Mujirushi Ginza item would be expensive even for non-instant curry.

The secret to Mujirushi’s success is cost performance. The home furnishings/fashion/foodstuff chain isn’t the absolute cheapest place to do your shopping, nor is it the most luxurious, but across an amazingly wide variety of products, pretty much everything Mujirushi sells represents good quality at a good price.

For example, Mujirushi (also known as Muji) sells a whole bunch of different instant curry mixes, most of which are priced at 390 or 490 yen (US$2.60/$3.25). That’s one or two hundred yen more than most of the cheaper brands you’ll find at the supermarket, but the Mujirushi curries make up for it by being extra tasty.

But then there’s Mujirushi’s Grilled Beef Cheek Curry with Demi-Glace Sauce, which costs a whopping 1,000 yen!

The Grilled Beef Cheek Curry with Demi-Glace Sauce is sold exclusively at Mujirushi’s recently renovated flagship store in Tokyo’s Ginza district, which even has a special display for it in the curry corner of its food section.

Curious to see if this high-price curry sold in a high-rent neighborhood was worth the extra outlay, we picked up a pack for taste-testing. Mujirushi’s instant curries are boil-in-the-bag style, and once ours was ready we tore open the pouch and poured the contents onto a plate of white rice we’d dished up from our rice cooker.

Right off the bat, we were happy to see visible pieces of meat. Oftentimes with instant curry, you only get a few tiny morsels that are more like the suggestion of meat than actual meat itself, but here we had some honest-to-goodness strips of beef cheek.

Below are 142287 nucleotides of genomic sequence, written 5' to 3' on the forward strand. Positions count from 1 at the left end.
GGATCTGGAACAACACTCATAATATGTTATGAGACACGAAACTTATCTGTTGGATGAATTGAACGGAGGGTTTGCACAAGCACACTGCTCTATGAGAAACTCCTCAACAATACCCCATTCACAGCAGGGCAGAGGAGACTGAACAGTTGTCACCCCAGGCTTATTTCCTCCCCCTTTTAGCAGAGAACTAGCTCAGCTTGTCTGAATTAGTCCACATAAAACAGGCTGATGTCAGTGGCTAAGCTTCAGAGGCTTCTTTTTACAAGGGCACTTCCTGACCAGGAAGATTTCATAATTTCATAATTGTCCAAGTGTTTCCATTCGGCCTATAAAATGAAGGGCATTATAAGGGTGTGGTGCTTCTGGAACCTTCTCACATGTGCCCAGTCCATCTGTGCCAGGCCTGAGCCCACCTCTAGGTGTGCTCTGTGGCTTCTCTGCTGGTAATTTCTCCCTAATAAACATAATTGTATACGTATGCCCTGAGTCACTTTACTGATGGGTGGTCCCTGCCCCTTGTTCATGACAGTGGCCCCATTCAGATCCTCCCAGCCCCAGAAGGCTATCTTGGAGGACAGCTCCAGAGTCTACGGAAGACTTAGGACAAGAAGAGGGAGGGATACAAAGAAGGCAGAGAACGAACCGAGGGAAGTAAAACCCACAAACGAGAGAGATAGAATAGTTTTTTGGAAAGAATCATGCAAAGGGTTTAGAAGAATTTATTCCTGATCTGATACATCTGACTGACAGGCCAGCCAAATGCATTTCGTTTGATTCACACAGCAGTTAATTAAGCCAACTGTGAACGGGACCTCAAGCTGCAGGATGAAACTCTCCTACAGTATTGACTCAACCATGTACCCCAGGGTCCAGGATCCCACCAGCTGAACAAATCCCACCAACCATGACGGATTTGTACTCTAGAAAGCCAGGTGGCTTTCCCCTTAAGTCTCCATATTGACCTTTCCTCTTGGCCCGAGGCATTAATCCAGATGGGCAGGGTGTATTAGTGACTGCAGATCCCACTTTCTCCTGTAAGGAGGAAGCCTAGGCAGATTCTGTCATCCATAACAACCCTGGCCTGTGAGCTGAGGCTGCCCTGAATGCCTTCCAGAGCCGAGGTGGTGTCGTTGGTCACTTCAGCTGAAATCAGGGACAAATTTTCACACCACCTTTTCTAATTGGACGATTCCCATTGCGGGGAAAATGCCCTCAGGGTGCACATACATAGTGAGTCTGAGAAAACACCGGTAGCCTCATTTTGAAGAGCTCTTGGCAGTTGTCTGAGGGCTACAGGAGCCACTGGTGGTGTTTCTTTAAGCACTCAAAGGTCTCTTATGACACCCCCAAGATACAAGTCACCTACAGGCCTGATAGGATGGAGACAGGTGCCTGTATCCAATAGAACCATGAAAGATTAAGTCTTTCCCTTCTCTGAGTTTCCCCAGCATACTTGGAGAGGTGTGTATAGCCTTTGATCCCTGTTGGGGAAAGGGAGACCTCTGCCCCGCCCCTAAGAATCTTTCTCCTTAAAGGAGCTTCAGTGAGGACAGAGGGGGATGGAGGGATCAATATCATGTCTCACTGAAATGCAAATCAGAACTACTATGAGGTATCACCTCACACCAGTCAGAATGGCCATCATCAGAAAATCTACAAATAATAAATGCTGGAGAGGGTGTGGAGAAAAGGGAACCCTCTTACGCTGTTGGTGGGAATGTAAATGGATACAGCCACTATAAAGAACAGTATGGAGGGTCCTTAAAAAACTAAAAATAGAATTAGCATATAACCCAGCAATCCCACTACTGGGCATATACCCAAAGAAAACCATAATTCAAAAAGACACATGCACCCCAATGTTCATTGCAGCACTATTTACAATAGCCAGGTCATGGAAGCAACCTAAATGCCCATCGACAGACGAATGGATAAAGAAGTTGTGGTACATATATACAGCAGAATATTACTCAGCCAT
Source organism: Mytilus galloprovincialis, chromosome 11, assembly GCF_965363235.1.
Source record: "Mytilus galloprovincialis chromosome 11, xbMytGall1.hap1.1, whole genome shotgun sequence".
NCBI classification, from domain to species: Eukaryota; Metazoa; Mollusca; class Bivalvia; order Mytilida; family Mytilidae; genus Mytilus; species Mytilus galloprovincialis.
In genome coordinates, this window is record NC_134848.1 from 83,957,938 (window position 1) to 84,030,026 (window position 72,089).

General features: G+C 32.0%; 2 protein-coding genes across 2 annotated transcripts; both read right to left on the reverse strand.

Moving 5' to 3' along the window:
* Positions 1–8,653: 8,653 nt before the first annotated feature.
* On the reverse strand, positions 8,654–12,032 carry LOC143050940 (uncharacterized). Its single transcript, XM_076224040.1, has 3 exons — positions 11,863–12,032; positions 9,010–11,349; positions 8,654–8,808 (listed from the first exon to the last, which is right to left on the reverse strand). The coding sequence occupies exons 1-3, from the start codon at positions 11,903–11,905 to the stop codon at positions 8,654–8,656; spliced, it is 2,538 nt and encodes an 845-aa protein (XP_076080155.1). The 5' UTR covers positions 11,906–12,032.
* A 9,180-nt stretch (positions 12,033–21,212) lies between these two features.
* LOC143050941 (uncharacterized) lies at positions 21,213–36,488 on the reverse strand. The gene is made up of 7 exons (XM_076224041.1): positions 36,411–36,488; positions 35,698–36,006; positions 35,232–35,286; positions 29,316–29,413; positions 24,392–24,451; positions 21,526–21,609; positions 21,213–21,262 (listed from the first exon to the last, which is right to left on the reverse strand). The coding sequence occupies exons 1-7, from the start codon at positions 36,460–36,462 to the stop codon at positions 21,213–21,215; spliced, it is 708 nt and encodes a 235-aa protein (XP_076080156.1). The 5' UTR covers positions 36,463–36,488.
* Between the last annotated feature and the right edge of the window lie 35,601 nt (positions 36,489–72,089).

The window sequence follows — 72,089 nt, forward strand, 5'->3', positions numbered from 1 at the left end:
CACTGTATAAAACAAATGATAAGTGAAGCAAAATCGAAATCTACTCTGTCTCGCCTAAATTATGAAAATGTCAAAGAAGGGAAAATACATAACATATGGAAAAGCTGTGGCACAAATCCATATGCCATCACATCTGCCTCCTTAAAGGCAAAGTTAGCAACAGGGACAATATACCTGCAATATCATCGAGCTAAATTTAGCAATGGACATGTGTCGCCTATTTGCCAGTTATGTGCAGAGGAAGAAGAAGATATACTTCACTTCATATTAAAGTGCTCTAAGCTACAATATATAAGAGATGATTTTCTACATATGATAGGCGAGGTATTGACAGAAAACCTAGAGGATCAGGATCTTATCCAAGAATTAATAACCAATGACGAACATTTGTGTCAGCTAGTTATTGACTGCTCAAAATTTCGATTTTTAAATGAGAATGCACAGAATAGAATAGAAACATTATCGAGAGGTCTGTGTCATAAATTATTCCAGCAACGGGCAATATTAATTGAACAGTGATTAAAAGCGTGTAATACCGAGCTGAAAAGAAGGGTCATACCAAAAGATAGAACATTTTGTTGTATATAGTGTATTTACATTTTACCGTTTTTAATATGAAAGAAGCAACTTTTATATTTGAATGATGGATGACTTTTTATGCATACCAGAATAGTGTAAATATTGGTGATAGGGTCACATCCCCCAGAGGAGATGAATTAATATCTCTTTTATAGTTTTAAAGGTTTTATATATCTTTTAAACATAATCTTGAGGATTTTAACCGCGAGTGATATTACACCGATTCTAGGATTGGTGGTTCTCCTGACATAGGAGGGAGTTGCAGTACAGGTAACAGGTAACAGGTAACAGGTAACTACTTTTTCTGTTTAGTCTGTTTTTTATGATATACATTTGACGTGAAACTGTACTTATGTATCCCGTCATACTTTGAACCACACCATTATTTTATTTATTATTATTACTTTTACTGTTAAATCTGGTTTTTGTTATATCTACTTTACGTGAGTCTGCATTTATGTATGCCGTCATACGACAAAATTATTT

More importantly, Mujirushi’s premium curry tastes great. The meat is very tender, with an almost gelatin-like texture that melts in your mouth. The roux has a deep richness, and there’s a noticeable sweetness to the onion that’s brought out as it stews in the curry.

OK, so it’s good, but is it 1,000-yen good? That’s a trickier question to answer. Like we mentioned above, Mujirushi has all sorts of curries for half that price or less. If you’re in the mood for the rich-tasting, Western-cuisine touch that the demi-glace and beef cheek impart, you won’t be disappointed, but depending on what exactly you’re craving, you might be just as pleased with one of Muji’s cheaper curries, especially since you could buy two packs of that alternative for the price of one Grilled Beef Cheek Curry with Demi-Glace Sauce.

The other thing to consider is that, if you’re in Japan and in at least a moderate-sized town, odds are you can find a restaurant serving plates of curry for 1,000 yen that include the rice (which the Grilled Beef Cheek Curry with Demi-Glace Sauce pack does not), and the restaurant will handle the cooking and cleanup for you too.

So on the one hand, we could say that the Grilled Beef Cheek Curry with Demi-Glace Sauce is worth the cost in that it’s a very tasty curry that you can make with minimal cooking skills. On the other hand, the overall-high level of curry quality in Japan means there’s a lot of very stiff competition, and even if you like the Grilled Beef Cheek Curry with Demi-Glace Sauce, you might not like it two or three times as much as less-expensive instant curries, or as much as a plate of curry rice from a restaurant.

Maybe the best way to sum it up is that the Grilled Beef Cheek Curry with Demi-Glace Sauce feels like it’s worth its price the first time you eat it, but whether or not that holds for repeat eatings is going to depend on individual tastes.

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